For LOHAS, our focus is to serve as managers of our clients’ DAF impact venture capital funds and help convert their passions into action. We seek to close the loop between DAF donations and impact venture capital and allow the financial returns of successful investments of donated funds to replenish DAF accounts, thereby allowing donors to continue to make meaningful social and environmental impact investments while also encouraging DAF sponsors to participate actively in the true purpose of DAFs.

Learn more about becoming an impact venture capitalist using donor-advised funds.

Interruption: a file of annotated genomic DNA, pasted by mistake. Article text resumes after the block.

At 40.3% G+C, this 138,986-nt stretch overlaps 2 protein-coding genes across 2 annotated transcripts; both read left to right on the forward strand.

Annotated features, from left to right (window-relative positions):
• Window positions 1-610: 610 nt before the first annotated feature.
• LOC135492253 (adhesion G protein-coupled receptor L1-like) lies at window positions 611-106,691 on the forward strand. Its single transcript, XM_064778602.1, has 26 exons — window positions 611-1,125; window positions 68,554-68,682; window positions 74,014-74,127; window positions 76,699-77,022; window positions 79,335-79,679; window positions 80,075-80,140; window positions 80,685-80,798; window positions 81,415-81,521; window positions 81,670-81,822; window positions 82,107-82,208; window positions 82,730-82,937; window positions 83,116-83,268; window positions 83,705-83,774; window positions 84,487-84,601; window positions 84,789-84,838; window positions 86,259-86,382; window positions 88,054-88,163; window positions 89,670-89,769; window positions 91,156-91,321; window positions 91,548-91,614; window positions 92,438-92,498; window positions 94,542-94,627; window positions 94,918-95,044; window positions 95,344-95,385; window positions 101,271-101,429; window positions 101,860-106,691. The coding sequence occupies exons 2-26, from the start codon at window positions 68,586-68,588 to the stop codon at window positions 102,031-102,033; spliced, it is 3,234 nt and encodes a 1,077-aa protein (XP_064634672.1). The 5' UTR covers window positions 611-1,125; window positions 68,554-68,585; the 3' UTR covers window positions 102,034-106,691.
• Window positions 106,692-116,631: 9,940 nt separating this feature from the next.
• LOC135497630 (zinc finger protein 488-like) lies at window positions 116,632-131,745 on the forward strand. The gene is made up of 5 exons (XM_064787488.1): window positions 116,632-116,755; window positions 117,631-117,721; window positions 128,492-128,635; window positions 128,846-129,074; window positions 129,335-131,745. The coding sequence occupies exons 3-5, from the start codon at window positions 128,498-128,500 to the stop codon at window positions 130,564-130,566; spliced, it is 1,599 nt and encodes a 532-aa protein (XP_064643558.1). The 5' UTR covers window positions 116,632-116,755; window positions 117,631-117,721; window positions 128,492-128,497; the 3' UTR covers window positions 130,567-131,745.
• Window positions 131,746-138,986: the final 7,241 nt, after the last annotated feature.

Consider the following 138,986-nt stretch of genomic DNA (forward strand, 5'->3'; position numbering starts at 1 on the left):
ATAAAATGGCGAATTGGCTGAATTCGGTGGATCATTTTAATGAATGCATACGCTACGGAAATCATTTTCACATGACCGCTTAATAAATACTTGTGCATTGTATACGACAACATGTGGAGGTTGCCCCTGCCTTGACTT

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Alex Fang Joins LOHAS as a Partner

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LOHAS is proud to announce its newest Partner, Alex Fang. With an extensive background in socially and environmentally impactful work, Alex is passionate about aligning tax-advantaged financial structures with impact investing opportunities and is an exciting addition to the LOHAS team.

Alex Fang Joins LOHAS as a Partner

Alex Fang Joins LOHAS as a Partner

LOHAS is proud to announce its newest Partner, Alex Fang. With an extensive background in socially and environmentally impactful work, Alex is passionate about aligning tax-advantaged financial structures with impact investing opportunities and is an exciting addition to the LOHAS team.